# 2.4: Special Cases of Lossless Terminated Lines

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The lossless transmission line configurations considered in this section are used as circuit elements in RF designs and are used elsewhere in this book series. The first element considered in Section 2.4.1 is a short length of short-circuited line which looks like an inductor. The element considered in Section 2.4.2 is a short length of open-circuited line which looks like a capacitor. Then lengths of short-circuited and open-circuited lines, called stubs, used nearly always as shunt elements to introduce an admittance in a circuit, are described in Sections 2.4.3 and 2.4.4. Another type of element, described in Section 2.4.5, is a short length of line with either high or low characteristic impedance realizing a small series inductor or capacitor respectively. The final element described in Section 2.4.6 is a quarter-wave transformer, a quarter-wavelength long line with a particular characteristic impedance which is used in two ways. It can be used to provide maximum power transfer from a source to a load resistance, and it can invert an impedance, e.g. making a capacitor terminating the line look like an inductor.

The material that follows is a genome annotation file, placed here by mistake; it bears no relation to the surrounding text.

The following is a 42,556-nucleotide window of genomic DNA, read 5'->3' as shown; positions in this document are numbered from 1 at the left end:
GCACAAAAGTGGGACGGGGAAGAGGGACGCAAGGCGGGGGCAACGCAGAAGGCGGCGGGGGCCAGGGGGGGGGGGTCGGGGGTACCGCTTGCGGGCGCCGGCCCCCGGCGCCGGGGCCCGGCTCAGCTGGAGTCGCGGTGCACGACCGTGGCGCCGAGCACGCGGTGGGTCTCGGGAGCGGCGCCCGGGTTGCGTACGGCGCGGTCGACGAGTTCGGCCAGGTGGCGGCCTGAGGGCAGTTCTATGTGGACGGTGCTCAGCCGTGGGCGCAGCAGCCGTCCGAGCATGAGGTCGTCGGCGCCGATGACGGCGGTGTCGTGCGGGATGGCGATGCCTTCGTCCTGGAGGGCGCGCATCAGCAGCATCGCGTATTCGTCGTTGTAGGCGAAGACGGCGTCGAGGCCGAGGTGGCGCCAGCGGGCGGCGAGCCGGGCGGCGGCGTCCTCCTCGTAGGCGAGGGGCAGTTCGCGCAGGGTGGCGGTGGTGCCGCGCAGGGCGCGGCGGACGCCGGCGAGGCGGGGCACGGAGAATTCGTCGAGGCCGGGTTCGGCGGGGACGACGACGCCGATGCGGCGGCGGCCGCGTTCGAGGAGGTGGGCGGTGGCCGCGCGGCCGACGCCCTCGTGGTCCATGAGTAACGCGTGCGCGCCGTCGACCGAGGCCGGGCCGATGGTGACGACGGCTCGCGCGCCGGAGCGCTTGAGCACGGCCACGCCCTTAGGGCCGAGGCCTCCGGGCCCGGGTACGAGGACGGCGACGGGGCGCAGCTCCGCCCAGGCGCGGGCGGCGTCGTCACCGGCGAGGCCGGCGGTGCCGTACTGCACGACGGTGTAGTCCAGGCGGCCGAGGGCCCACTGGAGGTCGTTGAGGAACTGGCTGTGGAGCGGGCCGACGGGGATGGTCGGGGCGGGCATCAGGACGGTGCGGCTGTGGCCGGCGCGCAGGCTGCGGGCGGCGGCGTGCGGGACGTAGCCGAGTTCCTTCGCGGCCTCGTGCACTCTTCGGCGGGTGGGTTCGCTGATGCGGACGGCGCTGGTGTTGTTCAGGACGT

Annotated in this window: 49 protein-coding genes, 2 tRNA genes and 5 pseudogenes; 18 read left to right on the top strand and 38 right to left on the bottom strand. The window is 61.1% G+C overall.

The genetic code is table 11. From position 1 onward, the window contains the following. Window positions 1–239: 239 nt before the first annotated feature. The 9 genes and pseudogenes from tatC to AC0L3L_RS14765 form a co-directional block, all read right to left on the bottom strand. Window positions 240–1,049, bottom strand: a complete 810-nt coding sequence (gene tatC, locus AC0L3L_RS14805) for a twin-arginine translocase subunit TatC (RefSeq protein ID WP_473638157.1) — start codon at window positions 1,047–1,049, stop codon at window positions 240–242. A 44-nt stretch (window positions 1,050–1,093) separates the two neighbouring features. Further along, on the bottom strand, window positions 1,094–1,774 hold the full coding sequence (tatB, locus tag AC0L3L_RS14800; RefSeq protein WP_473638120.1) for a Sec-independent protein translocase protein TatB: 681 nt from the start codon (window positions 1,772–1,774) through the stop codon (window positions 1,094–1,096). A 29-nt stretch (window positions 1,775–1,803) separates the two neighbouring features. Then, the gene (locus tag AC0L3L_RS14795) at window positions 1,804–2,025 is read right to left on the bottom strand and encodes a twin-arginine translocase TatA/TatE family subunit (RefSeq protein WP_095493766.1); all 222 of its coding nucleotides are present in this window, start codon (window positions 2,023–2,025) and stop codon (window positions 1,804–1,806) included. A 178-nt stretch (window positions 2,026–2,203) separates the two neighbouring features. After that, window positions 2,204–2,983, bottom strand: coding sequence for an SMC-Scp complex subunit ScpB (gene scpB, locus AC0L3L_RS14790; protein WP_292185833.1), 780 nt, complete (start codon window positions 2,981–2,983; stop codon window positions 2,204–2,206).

## 2.4.1 Short Length of Short-Circuited Line

A transmission line terminated in a short circuit ($$Z_{L} = 0$$) has the input impedance (using Equation (2.3.18))

$\label{eq:1}Z_{\text{in}}=\jmath Z_{0}\tan(\beta\ell)$

So a short length of line, $$\ell<\lambda_{g}/4$$, looks like an inductor with inductance $$L_{s}$$,

$\label{eq:2}Z_{0}\tan(\beta\ell)=\omega L_{s},\quad\text{and so}\quad L_{s}=\frac{Z_{0}}{\omega}\tan\frac{2\pi\ell}{\lambda_{g}}$